Therefore, this visceral scene of bones being brought back to life is not meant simply to grab our attention to make a point; it is God speaking to his people, both then and now, calling them to resurrected life.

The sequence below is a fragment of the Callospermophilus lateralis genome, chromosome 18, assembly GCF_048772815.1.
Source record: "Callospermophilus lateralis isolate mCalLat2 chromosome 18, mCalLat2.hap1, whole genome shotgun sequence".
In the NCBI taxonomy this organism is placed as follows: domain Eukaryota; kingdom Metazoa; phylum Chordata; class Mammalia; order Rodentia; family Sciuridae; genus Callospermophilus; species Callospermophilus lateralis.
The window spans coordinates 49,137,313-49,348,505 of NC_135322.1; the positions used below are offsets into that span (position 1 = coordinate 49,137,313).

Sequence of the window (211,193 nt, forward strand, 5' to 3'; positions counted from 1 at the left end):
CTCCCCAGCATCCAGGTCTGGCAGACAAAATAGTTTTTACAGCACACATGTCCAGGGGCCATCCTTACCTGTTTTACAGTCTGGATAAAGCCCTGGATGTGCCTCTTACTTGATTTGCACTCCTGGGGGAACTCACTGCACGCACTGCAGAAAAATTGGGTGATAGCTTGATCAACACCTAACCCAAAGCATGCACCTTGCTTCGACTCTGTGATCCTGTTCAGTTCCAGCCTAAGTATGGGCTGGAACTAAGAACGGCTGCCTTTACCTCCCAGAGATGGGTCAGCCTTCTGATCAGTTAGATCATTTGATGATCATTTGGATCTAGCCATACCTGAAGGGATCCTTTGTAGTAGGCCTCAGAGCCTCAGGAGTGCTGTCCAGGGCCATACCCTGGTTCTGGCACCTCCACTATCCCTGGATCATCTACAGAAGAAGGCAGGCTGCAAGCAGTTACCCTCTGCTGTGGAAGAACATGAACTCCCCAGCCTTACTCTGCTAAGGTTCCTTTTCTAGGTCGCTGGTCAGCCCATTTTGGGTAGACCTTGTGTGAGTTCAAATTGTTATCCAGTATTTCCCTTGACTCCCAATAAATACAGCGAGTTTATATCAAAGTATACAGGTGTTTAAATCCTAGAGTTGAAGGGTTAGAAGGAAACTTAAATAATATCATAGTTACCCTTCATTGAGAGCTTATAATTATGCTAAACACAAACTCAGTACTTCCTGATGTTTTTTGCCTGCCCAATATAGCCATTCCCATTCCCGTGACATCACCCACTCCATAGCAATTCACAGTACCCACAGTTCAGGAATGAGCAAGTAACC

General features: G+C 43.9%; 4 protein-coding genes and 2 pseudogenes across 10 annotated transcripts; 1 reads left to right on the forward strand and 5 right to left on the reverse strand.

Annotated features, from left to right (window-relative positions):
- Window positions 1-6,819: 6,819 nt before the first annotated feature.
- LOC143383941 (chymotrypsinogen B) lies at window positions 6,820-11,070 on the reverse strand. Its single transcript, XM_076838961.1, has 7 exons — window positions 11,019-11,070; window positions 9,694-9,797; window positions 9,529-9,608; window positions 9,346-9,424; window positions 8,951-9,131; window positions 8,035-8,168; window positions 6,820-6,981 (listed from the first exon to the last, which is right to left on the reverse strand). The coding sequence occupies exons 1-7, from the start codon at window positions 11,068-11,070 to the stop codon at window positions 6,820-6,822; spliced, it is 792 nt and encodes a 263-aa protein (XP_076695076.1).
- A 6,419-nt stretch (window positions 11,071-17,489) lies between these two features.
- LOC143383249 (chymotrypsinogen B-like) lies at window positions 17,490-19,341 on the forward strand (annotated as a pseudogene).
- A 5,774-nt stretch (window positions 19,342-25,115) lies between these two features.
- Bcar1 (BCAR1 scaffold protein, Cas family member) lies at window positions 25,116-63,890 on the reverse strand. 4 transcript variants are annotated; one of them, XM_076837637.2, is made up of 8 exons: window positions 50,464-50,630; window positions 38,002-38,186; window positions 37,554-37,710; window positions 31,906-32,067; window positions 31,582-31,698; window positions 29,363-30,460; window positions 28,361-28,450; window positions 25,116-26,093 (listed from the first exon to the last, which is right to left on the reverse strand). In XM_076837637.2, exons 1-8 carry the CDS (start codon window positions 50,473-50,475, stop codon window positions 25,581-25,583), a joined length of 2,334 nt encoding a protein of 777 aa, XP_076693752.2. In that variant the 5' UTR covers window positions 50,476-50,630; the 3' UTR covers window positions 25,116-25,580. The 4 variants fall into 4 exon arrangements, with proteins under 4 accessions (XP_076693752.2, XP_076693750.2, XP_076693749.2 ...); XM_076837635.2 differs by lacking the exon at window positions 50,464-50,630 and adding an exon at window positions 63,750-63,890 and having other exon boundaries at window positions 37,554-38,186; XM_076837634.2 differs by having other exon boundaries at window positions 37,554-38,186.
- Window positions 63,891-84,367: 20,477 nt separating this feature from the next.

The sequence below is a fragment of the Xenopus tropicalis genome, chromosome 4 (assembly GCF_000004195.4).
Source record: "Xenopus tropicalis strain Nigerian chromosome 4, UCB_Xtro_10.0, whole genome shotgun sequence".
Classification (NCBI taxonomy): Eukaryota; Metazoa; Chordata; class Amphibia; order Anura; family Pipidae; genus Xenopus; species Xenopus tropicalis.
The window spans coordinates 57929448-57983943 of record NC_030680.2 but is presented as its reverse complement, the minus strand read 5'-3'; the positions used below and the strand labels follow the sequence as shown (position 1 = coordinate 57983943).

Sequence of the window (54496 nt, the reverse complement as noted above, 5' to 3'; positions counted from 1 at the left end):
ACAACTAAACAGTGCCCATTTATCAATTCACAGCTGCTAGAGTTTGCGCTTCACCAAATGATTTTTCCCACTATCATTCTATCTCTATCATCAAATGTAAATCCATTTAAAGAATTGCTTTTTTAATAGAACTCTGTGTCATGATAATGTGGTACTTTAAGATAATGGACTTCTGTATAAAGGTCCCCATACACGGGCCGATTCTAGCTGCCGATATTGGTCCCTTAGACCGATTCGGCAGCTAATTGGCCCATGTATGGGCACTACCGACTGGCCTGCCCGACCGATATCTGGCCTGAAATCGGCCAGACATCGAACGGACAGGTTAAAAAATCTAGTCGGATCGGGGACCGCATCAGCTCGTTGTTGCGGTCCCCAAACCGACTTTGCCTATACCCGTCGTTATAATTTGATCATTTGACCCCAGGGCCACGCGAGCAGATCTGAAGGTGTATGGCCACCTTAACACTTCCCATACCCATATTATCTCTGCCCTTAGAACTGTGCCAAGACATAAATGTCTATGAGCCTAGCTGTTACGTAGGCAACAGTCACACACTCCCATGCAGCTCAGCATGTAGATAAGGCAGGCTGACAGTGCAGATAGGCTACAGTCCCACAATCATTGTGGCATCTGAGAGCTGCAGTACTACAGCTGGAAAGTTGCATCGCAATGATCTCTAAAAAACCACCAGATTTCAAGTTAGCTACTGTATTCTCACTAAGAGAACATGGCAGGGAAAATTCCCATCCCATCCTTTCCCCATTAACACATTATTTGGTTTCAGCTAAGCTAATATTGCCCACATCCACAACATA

But why are there bones to begin with? How did God’s people end up dead? Did God neglect His people, forgetting His promises and turn a deaf ear to their cries? (cf. Ps. 130) No. The valley of dry bones represents God’s “wholesale judgment on the people for their apostasy and faithlessness”.[1] We know from the narrative of Scripture that time and again, God’s people turn away from God, refusing to live according to His ways and breaking covenant. These bones are “not just dead, they are dead in sin” (603). However, God does not leave His people dead in their sin. God’s people are, as Shakespeare once put it, “condemned into redemption” (602). God takes judgment and redemption with equal seriousness. Indeed, redemption is impossible without judgment, otherwise from what are we being redeemed and liberated?